Gomes: Don't count Sox out
HOUSTON — Sellers? Sellers? You kidding me?
Swap out “playoffs” for “sellers,” and Jim Mora’s voice for Jonny Gomes’, and you get the picture of what the Red Sox’s mindset was even before their 11-0 thrashing of the Astros that sent them off to their All-Star break with a little extra wind puffing at their sails.
They know better than anyone how bad their 43-52 record still looks, and they understand that there are nine teams ahead of them in the AL wild card chase.
But a cool-headed veteran like Gomes has been roaming the clubhouse all season long, and especially the last couple days, taking the team’s pulse, checking its vitals and holding a mirror up to everyone’s noses.
Yep, Gomes said Sunday, we’re not dead yet.
“The season isn’t ending today; it’s starting today,” Gomes confirmed. “Have we dug ourselves into a little bit of a hole? Absolutely, that’s 100 percent accurate, but we haven’t started that impossible mission yet. We’re all right. Just have to play good baseball, and we have to play great baseball. And this team can do that.”
Before you dismiss Gomes’ opinion as just your run-of-the-mill rally cry from someone with 188 at-bats this season, take a moment to see the world through his eyes.
As a role player, he’s been in that Sox dugout far more than he’s been on the field, so he’s had more than enough time to mull over what’s gone wrong, theorize about its root causes and come up with reasons to believe.
The biggest reason is that Highway 1 has re-opened and is no longer snarled with traffic and ridden with potholes.
Highway 1, in Gomes-speak, is the up-the-middle spine of the Red Sox: catcher, shortstop and center fielder.
That spine was brand new the first half of the season with Jarrod Saltalamacchia, Stephen Drew and Jacoby Ellsbury all gone, and replaced with a new trio of A.J. Pierzynski, Xander Bogaerts and Jackie Bradley Jr.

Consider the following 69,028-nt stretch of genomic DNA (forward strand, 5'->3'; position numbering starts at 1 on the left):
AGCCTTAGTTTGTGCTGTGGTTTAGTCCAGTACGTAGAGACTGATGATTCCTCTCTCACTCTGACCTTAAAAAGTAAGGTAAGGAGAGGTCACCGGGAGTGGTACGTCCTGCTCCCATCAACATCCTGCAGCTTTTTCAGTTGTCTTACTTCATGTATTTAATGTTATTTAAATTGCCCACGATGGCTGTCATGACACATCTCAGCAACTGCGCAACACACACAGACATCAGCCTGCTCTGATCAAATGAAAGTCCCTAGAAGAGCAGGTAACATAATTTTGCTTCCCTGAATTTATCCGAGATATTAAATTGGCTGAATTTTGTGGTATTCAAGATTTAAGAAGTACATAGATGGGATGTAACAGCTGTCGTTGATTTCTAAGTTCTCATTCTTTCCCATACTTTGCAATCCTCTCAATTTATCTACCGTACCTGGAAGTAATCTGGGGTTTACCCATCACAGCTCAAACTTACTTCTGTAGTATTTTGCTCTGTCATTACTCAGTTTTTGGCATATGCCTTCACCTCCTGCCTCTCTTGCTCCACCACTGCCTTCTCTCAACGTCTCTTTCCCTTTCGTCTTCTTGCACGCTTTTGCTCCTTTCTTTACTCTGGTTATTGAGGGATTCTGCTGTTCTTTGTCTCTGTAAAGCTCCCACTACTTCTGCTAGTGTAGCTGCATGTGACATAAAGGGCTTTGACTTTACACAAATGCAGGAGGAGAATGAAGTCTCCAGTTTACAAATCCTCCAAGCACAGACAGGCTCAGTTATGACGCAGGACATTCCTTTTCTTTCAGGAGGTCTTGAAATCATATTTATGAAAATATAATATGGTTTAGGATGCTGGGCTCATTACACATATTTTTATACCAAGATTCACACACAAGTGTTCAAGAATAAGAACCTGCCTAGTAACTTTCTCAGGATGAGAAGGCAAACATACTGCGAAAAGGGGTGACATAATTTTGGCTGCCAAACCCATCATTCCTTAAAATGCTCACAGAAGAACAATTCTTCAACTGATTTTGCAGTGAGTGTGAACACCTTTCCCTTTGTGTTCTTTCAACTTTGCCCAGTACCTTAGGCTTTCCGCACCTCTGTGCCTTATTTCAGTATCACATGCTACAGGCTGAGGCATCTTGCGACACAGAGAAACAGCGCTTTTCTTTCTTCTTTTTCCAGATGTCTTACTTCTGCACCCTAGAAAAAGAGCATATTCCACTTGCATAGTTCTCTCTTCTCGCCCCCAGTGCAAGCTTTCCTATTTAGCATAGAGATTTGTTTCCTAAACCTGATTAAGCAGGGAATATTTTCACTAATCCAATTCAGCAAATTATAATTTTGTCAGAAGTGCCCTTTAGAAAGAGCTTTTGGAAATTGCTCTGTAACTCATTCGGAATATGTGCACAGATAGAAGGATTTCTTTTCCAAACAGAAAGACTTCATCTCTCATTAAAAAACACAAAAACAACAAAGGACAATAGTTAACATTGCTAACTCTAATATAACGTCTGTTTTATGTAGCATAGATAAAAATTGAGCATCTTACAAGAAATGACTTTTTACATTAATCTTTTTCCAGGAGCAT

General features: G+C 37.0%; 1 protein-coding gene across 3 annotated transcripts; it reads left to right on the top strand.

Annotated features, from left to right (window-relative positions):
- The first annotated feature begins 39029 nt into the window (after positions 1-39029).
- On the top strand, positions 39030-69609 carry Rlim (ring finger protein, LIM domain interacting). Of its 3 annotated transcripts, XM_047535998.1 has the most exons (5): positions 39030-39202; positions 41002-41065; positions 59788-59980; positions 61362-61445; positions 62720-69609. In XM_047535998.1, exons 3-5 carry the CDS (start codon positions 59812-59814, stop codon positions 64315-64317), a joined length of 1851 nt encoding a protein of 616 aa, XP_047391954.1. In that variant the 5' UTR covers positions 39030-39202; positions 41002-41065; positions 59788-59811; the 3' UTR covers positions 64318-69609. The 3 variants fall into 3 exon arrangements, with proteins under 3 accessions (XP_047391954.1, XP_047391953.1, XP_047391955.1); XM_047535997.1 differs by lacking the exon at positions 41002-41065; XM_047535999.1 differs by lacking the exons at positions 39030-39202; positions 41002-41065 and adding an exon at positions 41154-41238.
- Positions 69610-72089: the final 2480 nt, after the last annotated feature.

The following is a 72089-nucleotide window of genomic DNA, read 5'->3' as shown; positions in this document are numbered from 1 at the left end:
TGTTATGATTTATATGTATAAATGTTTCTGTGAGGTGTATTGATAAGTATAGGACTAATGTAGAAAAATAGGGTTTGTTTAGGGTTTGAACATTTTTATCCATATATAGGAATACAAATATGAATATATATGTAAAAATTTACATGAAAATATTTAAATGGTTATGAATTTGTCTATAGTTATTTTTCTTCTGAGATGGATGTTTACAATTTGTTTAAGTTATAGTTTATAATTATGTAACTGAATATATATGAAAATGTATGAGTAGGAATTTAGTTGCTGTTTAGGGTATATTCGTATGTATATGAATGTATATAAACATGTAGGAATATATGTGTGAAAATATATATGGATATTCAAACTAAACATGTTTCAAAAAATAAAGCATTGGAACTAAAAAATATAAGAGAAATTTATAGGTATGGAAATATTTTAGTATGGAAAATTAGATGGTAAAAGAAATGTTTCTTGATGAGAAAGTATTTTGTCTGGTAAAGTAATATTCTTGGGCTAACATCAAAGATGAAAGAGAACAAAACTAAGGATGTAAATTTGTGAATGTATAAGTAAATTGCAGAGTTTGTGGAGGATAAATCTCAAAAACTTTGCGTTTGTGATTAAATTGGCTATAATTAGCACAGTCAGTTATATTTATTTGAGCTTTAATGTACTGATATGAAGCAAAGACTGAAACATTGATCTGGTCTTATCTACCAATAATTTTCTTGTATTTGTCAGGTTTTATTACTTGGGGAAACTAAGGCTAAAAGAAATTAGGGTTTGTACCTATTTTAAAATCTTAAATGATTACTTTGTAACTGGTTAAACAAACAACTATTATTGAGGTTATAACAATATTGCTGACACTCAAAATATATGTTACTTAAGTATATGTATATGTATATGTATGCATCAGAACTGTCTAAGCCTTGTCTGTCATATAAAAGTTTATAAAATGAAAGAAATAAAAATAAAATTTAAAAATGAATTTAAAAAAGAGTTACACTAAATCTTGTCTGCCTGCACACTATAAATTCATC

Bradley has stuck and is playing his position at an elite level, plus is starting to look comfortable and confident at the plate. Drew came back and is playing strong defense while waiting for his stroke to re-appear. And in three starts, Christian Vazquez already has left most observers wondering why it took the club so long to ship off Pierzynski for the rookie catcher.
“I don’t know if there are any more positions more important than Highway 1,” Gomes said.
Highway 1 is the “glue” of the Red Sox, said Gomes, and now that a fresh, smooth layer of asphalt has been laid down, the rest of the trip should go much easier.
There are just 67 games left. The Red Sox have to play a lot more great games than simply good ones in order to make up all the ground they have lost. They are the tortoise and there are a bunch of hares ahead. The Red Sox need to find their inner hares very quickly and, as Gomes put it, “do what we can to see the positive narrative — where we are in the standings truly doesn’t matter.”
If it sounds as if some Jedi mind tricks are being played here, that’s OK. At this point, it’s whatever works, and if “90 percent of the game is half mental” as Yogi Berra once put it, then fine.
“We’ve got plenty of time, we just have to play a little bit of catch-up,” Gomes said. “That’s not the gorilla in the room; it’s very obvious where we’re at. Here, there hasn’t been one guy benched for lack of hustle, there hasn’t been one guy benched for being late, there hasn’t been one guy with the famous team rules that he broke or whatever. Every single double play has been tried to be broken up, every single hard 90 has been run hard.
“Maybe some of the mistakes are mental mistakes or young mistakes. If you watch us play, the last thing you’d say is our effort is not there.”
The effort of the first-half 2014 Red Sox has not been questioned, an underappreciated facet of a team with little to celebrate. But in the second half, Gomes believes, that effort is going to produce more wins.
So, he is saying, don’t sell low on the Red Sox quite yet. In fact, don’t even bother to sell at all.
Friday night, the Red Sox take on the Royals at Fenway Park. Gomes expects the team to be in the fast lane at first pitch.